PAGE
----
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Governor LePage is Weak On Drug Policies

Last week Governor LePage told reporters that the current legislature is “weak on drugs.” His plans to increase spending on law enforcement is designed to reduce the availability of illegal drugs in Maine. That not every citizen of Maine is outraged by his proposal is a testament to our collective apathy.

Regardless of your position as to what ought to be done to combat addiction, all it takes to see that the Governor’s plan will fail is a cursory understanding of history. Nobody is asking the Governor if he grasps how Ronald Reagan’s war on drugs fared?

It failed. Miserably. Continuously. Without exception. It’s as laughable as Nancy’s “Just say no.”

Illegal drugs are the best example of how capitalism works. It’s all about supply and demand. Traditionally, Republicans hope to reduce supply through law enforcement efforts and Democrats seek to reduce demand through treatment and rehabilitation. For the past forty years, the side that has the most power tends to engage in a one sided battle.

Of course it never works because addiction must be fought on multiple fronts. It’s just a lot sexier to talk about DEA agents than it is to discuss formulating an effective education program aimed at middle school aged children. There’s more political capital in hiring prosecutors than there is in funding outpatient therapy.

Case in point of why LePage’s approach can’t work:

In recent years 2008-Present, we’ve made huge gains in reducing the availability of pharmaceutical opiates (both in terms of legally prescribed and illegally distributed). During this same period of time, countries like Afghanistan have had record crops of opium. Heroin is cheaper now (when controlled for inflation) than it was when it was an epidemic in the 70’s.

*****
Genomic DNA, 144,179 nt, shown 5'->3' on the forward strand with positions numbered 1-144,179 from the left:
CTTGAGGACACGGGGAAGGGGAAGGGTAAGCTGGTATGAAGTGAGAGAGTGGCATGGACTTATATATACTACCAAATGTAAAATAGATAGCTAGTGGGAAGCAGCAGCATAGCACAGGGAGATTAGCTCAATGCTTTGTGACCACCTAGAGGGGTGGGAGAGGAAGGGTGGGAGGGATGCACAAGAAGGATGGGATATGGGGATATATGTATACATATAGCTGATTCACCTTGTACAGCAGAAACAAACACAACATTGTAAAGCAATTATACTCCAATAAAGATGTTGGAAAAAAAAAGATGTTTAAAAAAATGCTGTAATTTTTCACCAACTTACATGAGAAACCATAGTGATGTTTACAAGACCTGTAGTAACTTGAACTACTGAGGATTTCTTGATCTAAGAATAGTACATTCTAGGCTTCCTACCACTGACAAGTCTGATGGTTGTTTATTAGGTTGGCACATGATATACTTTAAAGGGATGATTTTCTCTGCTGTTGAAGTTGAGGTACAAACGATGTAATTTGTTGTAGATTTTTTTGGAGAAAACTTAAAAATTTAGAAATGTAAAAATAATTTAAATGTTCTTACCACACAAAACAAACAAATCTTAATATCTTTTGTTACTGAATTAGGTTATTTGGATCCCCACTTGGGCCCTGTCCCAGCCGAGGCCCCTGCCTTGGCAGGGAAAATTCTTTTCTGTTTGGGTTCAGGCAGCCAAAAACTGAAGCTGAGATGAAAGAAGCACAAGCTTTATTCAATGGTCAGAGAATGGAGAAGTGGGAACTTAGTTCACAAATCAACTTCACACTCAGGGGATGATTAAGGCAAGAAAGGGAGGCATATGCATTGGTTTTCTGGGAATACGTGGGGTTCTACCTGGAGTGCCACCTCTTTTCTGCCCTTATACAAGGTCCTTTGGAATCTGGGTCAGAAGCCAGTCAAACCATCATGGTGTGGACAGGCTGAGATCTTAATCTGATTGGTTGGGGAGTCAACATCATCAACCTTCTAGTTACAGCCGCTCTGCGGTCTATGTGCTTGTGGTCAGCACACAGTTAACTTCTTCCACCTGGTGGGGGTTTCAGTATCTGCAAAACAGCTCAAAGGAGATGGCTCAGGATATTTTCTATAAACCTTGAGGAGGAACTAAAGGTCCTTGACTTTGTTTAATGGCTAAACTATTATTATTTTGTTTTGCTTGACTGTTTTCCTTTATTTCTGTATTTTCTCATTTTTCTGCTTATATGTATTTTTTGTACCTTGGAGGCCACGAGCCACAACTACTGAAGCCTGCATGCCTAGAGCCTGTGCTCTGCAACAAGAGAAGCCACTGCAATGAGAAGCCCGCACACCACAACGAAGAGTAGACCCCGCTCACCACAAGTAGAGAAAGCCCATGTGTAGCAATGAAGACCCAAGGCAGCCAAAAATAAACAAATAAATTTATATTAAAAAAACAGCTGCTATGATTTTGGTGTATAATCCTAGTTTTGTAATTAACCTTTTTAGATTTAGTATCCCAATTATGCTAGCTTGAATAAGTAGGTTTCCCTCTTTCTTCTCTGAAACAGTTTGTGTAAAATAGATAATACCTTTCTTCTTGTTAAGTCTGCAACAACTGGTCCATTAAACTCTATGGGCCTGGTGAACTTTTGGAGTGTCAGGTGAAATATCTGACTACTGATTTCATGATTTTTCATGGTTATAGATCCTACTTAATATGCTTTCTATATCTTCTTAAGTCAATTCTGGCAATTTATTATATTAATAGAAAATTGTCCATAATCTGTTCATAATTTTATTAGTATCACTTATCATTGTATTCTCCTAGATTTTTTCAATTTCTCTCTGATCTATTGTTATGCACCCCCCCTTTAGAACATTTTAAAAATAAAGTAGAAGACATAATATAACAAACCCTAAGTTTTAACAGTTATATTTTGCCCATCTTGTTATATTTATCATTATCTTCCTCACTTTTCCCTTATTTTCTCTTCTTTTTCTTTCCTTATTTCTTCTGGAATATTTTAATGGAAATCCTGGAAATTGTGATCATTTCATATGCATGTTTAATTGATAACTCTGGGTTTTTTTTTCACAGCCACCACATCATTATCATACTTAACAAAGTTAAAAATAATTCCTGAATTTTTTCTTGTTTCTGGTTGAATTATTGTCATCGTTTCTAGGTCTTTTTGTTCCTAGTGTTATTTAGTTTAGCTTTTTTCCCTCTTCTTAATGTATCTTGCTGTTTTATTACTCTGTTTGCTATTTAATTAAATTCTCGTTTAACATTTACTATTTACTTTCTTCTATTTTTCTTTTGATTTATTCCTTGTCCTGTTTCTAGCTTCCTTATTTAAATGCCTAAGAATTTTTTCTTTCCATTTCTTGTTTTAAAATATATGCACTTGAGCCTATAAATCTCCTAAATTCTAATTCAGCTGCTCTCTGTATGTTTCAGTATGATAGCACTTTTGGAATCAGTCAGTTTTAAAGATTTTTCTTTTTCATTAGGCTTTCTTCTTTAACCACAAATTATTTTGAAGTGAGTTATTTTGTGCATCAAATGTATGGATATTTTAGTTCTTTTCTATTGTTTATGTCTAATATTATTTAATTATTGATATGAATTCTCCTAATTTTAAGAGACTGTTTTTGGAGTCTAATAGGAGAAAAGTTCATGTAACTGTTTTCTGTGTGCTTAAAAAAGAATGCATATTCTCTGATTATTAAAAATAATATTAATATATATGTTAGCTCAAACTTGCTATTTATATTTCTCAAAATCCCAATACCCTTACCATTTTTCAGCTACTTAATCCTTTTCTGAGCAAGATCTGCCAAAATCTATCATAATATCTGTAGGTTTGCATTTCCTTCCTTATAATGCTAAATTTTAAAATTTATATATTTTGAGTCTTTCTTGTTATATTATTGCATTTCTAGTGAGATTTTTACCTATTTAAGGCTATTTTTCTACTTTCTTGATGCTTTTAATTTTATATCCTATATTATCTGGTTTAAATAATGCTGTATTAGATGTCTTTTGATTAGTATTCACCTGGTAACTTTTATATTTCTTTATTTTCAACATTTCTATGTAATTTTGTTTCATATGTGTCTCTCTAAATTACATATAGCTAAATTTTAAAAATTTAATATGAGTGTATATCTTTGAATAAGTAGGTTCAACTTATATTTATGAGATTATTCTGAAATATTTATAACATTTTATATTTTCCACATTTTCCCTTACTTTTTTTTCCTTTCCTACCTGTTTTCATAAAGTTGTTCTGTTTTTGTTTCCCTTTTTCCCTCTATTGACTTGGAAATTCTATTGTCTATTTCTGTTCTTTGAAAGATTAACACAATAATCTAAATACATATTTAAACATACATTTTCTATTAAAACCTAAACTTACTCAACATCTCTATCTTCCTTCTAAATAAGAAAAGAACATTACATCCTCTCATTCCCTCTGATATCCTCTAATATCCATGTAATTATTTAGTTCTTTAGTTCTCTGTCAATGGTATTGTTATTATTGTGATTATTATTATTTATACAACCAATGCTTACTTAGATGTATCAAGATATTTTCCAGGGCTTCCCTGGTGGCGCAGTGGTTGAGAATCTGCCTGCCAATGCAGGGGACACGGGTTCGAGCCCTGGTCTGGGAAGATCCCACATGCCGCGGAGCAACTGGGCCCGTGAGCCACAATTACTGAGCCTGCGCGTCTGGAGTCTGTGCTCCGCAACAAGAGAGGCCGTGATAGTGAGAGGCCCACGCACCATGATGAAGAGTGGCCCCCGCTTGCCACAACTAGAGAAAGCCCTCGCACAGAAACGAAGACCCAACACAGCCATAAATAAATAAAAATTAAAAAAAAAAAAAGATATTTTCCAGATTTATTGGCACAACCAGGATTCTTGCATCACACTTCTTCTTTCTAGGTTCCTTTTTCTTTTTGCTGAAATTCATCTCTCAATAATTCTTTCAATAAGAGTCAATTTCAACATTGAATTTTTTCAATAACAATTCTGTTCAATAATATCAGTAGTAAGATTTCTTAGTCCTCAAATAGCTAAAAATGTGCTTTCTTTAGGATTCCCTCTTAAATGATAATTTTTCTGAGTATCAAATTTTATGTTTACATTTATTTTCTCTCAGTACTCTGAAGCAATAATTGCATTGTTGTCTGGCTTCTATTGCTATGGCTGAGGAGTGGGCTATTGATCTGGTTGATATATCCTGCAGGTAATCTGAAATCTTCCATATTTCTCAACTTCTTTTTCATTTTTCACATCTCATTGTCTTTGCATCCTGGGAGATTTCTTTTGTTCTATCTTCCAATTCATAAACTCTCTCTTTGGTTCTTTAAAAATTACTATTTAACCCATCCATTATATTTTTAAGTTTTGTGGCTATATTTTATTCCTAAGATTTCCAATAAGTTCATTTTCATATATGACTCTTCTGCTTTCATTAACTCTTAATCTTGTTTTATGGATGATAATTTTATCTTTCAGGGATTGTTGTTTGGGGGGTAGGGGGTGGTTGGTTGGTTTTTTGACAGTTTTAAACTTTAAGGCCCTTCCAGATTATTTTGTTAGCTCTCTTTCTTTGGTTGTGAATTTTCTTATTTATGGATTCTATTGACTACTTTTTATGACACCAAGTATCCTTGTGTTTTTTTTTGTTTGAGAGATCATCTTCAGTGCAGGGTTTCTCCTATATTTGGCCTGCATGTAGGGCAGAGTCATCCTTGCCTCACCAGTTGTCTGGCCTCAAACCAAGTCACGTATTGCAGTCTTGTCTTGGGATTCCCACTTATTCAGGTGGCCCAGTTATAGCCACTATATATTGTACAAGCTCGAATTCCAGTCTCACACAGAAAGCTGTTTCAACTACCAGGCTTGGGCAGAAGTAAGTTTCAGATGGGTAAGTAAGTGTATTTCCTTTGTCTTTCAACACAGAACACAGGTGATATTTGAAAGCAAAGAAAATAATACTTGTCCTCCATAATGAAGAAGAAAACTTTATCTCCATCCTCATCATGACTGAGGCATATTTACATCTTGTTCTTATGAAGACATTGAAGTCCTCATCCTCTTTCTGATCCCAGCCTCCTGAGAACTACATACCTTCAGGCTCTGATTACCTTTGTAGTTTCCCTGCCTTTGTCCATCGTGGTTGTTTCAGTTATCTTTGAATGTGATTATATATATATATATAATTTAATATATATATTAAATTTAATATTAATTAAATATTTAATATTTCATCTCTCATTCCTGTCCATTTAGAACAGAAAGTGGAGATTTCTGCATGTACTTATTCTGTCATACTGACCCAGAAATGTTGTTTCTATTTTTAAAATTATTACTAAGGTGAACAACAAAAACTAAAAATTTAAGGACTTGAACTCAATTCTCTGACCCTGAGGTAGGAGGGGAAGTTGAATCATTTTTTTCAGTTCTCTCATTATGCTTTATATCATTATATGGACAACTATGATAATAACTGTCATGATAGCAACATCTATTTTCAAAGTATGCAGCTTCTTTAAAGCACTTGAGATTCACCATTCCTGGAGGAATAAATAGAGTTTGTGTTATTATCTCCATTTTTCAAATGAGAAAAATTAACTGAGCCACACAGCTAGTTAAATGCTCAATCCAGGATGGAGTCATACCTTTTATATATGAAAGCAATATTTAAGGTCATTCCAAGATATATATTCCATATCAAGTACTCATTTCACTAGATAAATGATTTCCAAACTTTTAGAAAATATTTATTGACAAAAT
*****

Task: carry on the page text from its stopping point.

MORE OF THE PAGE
Heroin has become a pandemic in Maine. Anyone who doubts that simply isn’t paying attention. Seeking to eliminate supply of a substance is as antiquated as prohibition. It only drives the problem further underground and creates new resulting problems.

The greatest hypocrisy of LePage’s proposal is that as he seeks to reduce supply on the streets, he also seeks to vastly reduce availability of Methadone in Maine. His stated intention is that folks who rely on Maine Care to receive Methadone through clinics will instead receive Suboxone from the primary care physicians.

That plan is either based in deception or ignorance. It’s well documented that Maine does not have nearly enough physicians prescribing Suboxone to absorb that many patients. Regardless of your personal views about Methadone, please consider this:

No one has ever gotten a bad dose of Methadone. Bad doses of heroin are altogether too common. Unless you favor social Darwinism, nothing about LePage’s proposals for addressing addiction in Maine make sense because they increase demand and can’t effectively limit supply.

Nothing short of a multidimensional approach has a snow ball’s chance in hell. Anyone knowledgeable about addiction and recovery knows that. Come down to the trenches, Governor. Visit Maine’s recovery communities. Talk to the good men and women of AA and NA. Listen to the stories of folks in Nar Anon and Al Anon. Effective leaders connect to those with the most expertise in the problem.

Addiction affects every life. It’s time to admit that what we’re doing is largely ineffective and recognize that we are all stakeholders.

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